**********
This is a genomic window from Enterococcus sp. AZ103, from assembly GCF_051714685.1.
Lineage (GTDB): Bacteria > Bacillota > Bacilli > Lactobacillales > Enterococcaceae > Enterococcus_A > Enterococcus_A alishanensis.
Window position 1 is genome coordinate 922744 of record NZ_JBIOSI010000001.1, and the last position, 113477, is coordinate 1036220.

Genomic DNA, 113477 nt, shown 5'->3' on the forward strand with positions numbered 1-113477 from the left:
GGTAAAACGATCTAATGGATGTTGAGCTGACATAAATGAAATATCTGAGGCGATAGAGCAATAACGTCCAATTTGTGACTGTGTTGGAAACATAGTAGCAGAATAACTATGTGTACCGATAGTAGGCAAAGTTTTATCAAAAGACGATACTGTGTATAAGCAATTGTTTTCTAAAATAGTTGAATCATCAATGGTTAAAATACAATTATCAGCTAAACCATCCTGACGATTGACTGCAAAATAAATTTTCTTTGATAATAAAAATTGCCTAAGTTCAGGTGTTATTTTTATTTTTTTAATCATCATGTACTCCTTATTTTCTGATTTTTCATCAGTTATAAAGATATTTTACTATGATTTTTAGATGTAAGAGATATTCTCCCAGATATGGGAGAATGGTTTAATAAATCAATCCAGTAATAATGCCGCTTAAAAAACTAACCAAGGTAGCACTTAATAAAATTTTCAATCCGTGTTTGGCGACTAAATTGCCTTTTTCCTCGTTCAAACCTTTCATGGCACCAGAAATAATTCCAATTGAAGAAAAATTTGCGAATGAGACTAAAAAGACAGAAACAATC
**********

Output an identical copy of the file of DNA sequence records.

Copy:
This is a genomic window from Enterococcus sp. AZ103, from assembly GCF_051714685.1.
Lineage (GTDB): Bacteria > Bacillota > Bacilli > Lactobacillales > Enterococcaceae > Enterococcus_A > Enterococcus_A alishanensis.
Window position 1 is genome coordinate 922744 of record NZ_JBIOSI010000001.1, and the last position, 113477, is coordinate 1036220.

Genomic DNA, 113477 nt, shown 5'->3' on the forward strand with positions numbered 1-113477 from the left:
GGTAAAACGATCTAATGGATGTTGAGCTGACATAAATGAAATATCTGAGGCGATAGAGCAATAACGTCCAATTTGTGACTGTGTTGGAAACATAGTAGCAGAATAACTATGTGTACCGATAGTAGGCAAAGTTTTATCAAAAGACGATACTGTGTATAAGCAATTGTTTTCTAAAATAGTTGAATCATCAATGGTTAAAATACAATTATCAGCTAAACCATCCTGACGATTGACTGCAAAATAAATTTTCTTTGATAATAAAAATTGCCTAAGTTCAGGTGTTATTTTTATTTTTTTAATCATCATGTACTCCTTATTTTCTGATTTTTCATCAGTTATAAAGATATTTTACTATGATTTTTAGATGTAAGAGATATTCTCCCAGATATGGGAGAATGGTTTAATAAATCAATCCAGTAATAATGCCGCTTAAAAAACTAACCAAGGTAGCACTTAATAAAATTTTCAATCCGTGTTTGGCGACTAAATTGCCTTTTTCCTCGTTCAAACCTTTCATGGCACCAGAAATAATTCCAATTGAAGAAAAATTTGCGAATGAGACTAAAAAGACAGAAACAATC